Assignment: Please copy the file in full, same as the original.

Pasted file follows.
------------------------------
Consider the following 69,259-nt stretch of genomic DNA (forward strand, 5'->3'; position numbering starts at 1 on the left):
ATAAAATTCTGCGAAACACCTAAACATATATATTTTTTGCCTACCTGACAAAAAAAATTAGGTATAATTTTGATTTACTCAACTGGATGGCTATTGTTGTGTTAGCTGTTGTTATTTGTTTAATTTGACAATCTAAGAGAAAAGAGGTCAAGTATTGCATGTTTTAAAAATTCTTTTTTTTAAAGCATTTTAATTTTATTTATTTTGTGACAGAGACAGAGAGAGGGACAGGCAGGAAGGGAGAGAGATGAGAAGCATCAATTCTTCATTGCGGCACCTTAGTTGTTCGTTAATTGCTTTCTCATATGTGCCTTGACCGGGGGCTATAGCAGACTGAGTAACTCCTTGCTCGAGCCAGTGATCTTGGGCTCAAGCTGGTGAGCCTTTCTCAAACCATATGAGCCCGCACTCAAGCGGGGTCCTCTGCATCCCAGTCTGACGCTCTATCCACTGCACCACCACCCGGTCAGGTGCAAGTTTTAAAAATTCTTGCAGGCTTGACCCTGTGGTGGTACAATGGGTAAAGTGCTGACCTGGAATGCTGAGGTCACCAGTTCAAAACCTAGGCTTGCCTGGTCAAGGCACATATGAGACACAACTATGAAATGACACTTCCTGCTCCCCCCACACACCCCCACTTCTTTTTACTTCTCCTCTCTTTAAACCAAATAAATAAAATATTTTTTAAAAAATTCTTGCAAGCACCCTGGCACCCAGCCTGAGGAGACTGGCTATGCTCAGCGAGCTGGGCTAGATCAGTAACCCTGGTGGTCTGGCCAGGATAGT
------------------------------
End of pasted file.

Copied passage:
Consider the following 69,259-nt stretch of genomic DNA (forward strand, 5'->3'; position numbering starts at 1 on the left):
ATAAAATTCTGCGAAACACCTAAACATATATATTTTTTGCCTACCTGACAAAAAAAATTAGGTATAATTTTGATTTACTCAACTGGATGGCTATTGTTGTGTTAGCTGTTGTTATTTGTTTAATTTGACAATCTAAGAGAAAAGAGGTCAAGTATTGCATGTTTTAAAAATTCTTTTTTTTAAAGCATTTTAATTTTATTTATTTTGTGACAGAGACAGAGAGAGGGACAGGCAGGAAGGGAGAGAGATGAGAAGCATCAATTCTTCATTGCGGCACCTTAGTTGTTCGTTAATTGCTTTCTCATATGTGCCTTGACCGGGGGCTATAGCAGACTGAGTAACTCCTTGCTCGAGCCAGTGATCTTGGGCTCAAGCTGGTGAGCCTTTCTCAAACCATATGAGCCCGCACTCAAGCGGGGTCCTCTGCATCCCAGTCTGACGCTCTATCCACTGCACCACCACCCGGTCAGGTGCAAGTTTTAAAAATTCTTGCAGGCTTGACCCTGTGGTGGTACAATGGGTAAAGTGCTGACCTGGAATGCTGAGGTCACCAGTTCAAAACCTAGGCTTGCCTGGTCAAGGCACATATGAGACACAACTATGAAATGACACTTCCTGCTCCCCCCACACACCCCCACTTCTTTTTACTTCTCCTCTCTTTAAACCAAATAAATAAAATATTTTTTAAAAAATTCTTGCAAGCACCCTGGCACCCAGCCTGAGGAGACTGGCTATGCTCAGCGAGCTGGGCTAGATCAGTAACCCTGGTGGTCTGGCCAGGATAGT